Four Random Books

A Dry Spell by Susie Moloney

I bought this book used, on a whim, mostly because I was under the impression that Stephen King had endorsed it.  Not that I trust Stephen King with all my literary decisions, but you know, Stephen King is a Veronica Mars fan, so I trust him to a certain extent, on a certain level, about certain things, such as whether or not a book will entertain me on my long “vacation” to California.  As it turned out, though, Stephen King did not write an endorsement for A Dry Spell, but I was reading the endorsements so quickly that I read a blurb that merely mentioned a comparison to Stephen King as being a blurb by the actual Stephen King.  So there it is.  Let the buyer beware, kids!  Read those jacket blurbs very carefully.

Actually, A Dry Spell isn’t a bad book.  It’s about this midwestern town that’s having a really long drought, totally inexplicable as every neighboring town has gotten rain over the last four or whatever years, but not Goodlands.  How’s that for a ham-fisted name?  It’s almost like it’s supposed to be symbolic or something.  Well, Goodlands is apparently suffering some cosmic punishment, but the banker who’s become the town pariah for foreclosing all these good people’s farms decides to take matters into her own hands one drunken evening and she hires this cat who’s supposed to be a rainmaker.  Well, he is a rainmaker–a strangely attractive one, as it happens (wink wink)–but can he make it rain in Goodlands, which is not suffering your garden-variety drought but some cosmic-retribution drought?  That is the question.  And if he does make it rain, interfering with cosmic justice, will there be cosmic consequences?  That’s the other question.  Yet another question might be, “Can he end the drought that plagues our put-upon banker’s heart?  Can he bring moisture to the dry plains of her soul???”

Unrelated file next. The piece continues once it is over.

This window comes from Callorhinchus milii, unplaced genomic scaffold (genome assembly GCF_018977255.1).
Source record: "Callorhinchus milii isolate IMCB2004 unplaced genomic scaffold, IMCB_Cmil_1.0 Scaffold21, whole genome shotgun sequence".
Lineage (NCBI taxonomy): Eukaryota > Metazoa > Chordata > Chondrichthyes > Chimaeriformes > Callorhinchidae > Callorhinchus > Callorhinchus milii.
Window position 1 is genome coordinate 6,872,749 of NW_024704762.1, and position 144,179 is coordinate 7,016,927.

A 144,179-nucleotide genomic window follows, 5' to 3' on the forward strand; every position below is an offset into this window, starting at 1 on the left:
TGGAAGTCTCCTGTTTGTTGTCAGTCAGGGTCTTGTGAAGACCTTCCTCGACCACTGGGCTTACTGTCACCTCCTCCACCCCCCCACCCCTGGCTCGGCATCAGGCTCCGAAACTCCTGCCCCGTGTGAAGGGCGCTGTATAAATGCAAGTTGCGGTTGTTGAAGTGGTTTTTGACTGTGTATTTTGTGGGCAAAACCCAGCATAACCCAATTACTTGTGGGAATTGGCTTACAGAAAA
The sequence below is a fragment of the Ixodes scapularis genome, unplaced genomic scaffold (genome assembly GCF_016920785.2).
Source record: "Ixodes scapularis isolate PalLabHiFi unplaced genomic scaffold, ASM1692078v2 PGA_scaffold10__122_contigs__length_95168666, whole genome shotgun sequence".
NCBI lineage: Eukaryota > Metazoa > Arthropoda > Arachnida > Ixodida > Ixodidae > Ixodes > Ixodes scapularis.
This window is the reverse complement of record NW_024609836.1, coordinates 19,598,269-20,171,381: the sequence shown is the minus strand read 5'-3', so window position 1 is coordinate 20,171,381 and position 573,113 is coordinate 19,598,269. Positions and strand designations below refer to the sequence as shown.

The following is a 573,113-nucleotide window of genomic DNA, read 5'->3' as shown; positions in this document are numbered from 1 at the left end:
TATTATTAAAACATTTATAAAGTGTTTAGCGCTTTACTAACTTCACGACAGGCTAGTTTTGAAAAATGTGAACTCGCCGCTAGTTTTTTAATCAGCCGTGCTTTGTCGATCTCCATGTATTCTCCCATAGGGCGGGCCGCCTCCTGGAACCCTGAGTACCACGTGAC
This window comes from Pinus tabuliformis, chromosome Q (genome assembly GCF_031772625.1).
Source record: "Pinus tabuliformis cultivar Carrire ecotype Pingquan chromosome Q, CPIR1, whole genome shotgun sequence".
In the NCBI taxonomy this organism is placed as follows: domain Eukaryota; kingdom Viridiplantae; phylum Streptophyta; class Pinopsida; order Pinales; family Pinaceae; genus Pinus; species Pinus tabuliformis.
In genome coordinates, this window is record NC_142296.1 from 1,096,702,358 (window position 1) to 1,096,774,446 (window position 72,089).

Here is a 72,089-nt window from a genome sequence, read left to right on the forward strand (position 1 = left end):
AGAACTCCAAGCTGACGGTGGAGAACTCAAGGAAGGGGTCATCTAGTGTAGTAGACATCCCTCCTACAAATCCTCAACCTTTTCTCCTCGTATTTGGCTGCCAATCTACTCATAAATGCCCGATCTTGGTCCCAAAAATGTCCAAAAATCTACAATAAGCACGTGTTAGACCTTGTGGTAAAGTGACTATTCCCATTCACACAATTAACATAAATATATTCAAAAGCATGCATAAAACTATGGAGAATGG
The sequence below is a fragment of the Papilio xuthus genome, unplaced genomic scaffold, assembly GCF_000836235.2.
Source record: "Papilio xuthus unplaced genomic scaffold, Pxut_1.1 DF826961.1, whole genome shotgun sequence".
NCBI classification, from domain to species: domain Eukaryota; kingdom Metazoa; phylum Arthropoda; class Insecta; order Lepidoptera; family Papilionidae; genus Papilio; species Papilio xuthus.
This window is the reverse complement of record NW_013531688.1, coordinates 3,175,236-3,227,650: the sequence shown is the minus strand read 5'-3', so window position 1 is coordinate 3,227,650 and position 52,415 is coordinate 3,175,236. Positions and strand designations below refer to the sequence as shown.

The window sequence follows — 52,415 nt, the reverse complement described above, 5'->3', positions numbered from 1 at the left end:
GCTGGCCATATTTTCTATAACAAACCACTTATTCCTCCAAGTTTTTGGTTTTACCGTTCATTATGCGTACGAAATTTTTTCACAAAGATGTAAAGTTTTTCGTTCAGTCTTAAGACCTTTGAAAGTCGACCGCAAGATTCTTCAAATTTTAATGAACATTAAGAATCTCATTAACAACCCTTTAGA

Here’s the answer:  Eh.  Like I said, it wasn’t a bad book.  It entertained me well enough for the $3.50 I paid for it.  I have no regrets.  Unlike some people in some books I could mention.

The Ice Queen by Alice Hoffman

Now this book I liked.  It’s about a woman who gets struck by lightning and falls in love for the first time in her life.  It’s a lovely book about grief and loss and human relationships and the joy of living.  I would tell you more about it, but really, there’s not much more to say.  It’s a good book.  What does it say about me that the books I like best get the shortest reviews?  I think it says that I am tired and have been writing too long about things that aren’t interesting, and now I have no energy left for what ought to animate me.  My priorities are out of whack.

Pride and Prejudice and Zombies
by Jane Austen and Seth Grahame-Smith

As the front cover promises, it is the same classic romance, only with an ultraviolent zombie subplot.  In this version, all of the Bennett girls have been trained in the deadly arts to combat Satan’s undead army.  It’s humorous because the plot goes on as it’s supposed to, only every so often they have to fight off some “unmentionables.”  Oh, and Darcy takes it on the chin from Elizabeth’s roundhouse kick at some point.  Anyway, it’s just a novelty.  How much you enjoy the book will depend on what your threshhold is for zombie-related humor.  Perhaps you will find that it grows tiresome, in which case you should probably just re-read the real Pride and Prejudice.  If you’re looking for something with a little more action, maybe this is for you.  The romance is still what drives the story.  It’s a good one, with or without the undead.

Evil at Heart by Chelsea Cain

Did I mention that I got an autographed copy of this book?  I missed Cain’s appearance at Powell’s by two days.  I was on vacation or I would have caught it.  So disappointing.  Well, whatever.  Where was I?  Oh yes.  As for an actual review, what can I say?  This is the long-awaited follow-up to Heartsick and Sweetheart.  There is no point reading the third if you haven’t read the first two, but those of you who have been following my sick obsession with Cain’s sick, sick story about a homicide detective’s struggle to overcome his obsession with the serial killer who held him captive and tortured him will be glad to know that this is the last book in the series.  At least it appears that way.  One never knows, but I certainly hope so because I can’t afford to invest any more of my soul in such a depraved world.  I devoured it.  It was disgusting and wrong, but I did it anyway.  And now I’m going to read some Henry James.